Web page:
Wednesday, May 2, 2007


By James Clavell

This is the book, which gives the historical instance of the formation of a city, country and trade center, which is today known as ‘Hong Kong’.

This is the story of China, Britain, Hong Kong and Dirk Struan. Dirk Struan was a businessman, an opium smuggler, a pirate, a master manipulator, a ruthless intriguer and a mighty lover and head of Noble House. Noble House was the most powerful trading company in the Far East. In China, head of business house is known as ‘Tai Pan’. So, Dirk Struan was Tai Pan of Noble House or he was first among Tai Pan’s.

The story takes us to the times of 19th century, when none of the foreigners was permitted to enter China Mainland. It tells us how trade between Britain and other European Countries with China prospered especially in tea and silk. It tells us how, the monopoly of China as sole producer of tea was broken by smuggling tea seeds to Assam, India. It also tells us the genesis of ‘Opium Wars’.

Then, there is insight into Dirk Struan’s personal life. It reveals how he became most powerful person in Far East from his poverty stricken childhood. It narrates how he lost his family to plague, how he fought with his only legitimate son Culum, how he prospered against his arch rival Tyler Brock, how he made love with his Chinese mistresses. It also throws light on his friends Aristotle-the painter and Mary Sinclair. Then it narrates the saga of formation of Hong Kong in which Dirk was instrumental. And finally it tells how his son Culum became Tai Pan.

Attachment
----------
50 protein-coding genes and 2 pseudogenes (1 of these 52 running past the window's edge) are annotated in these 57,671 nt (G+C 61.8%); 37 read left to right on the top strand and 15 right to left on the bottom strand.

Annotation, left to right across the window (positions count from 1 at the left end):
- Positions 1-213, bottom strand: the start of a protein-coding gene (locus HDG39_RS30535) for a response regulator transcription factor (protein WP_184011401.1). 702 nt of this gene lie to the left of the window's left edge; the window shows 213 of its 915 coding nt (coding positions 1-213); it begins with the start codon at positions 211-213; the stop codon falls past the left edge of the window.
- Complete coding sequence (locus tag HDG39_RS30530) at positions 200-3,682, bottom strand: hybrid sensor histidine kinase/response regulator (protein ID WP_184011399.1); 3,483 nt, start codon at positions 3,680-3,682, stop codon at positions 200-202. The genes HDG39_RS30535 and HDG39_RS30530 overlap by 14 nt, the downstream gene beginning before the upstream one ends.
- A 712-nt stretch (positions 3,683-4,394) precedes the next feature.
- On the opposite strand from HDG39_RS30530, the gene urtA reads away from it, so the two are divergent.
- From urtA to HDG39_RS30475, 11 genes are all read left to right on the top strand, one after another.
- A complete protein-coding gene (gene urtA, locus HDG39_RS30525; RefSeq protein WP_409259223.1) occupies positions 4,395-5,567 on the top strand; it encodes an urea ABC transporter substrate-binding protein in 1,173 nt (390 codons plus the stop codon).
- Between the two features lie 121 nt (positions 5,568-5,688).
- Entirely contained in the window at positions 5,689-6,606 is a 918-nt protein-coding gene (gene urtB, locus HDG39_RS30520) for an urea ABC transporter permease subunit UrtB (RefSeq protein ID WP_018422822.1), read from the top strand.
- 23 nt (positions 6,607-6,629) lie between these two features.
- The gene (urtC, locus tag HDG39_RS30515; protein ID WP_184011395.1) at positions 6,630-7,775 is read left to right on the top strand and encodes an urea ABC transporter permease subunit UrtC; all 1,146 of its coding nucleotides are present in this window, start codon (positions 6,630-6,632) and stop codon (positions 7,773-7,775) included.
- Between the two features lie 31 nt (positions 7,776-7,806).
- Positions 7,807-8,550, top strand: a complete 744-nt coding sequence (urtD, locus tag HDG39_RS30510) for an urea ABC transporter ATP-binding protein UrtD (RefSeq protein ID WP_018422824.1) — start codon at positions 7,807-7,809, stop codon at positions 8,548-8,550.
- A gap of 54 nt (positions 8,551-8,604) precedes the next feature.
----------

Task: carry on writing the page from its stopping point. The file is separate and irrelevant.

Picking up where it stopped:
The story also vividly describes the changes British Society was undergoing after Industrial Revolution. Especially, its colonial aspirations and its strategies. At the same time lot of observations are elaborated regarding the engineering development especially the marine engineering during the nineteenth century.

The story uses lots of Chinese dialects and proverbs. So, at times it’s funny and at times witty. The stark contrast between European and Oriental habits like taking bath daily is noticeable in the story. In brief, this story is an interesting insight into the history of Hong Kong.

Other commendable works by James Clavell are Shogun, Gai-Jin, King Rat, Noble House (sequel of Tai Pan) and Whirlwind. James Clavell has also translated ‘The Art of War’, by Sun Tzu.


Anonymous said...

Hi Prabal. Thanks for posting this review. I am Chinese, but never knew much about internal activities of Hong Kong. I read this book, which gave me very good insight into Hong Kong. Keep Posting such reviews.

Your Admirer

Anonymous said...

I just love this series of books. I have read them all and would like to read another series that uses a similar style of writing. Can anyone recommend anything?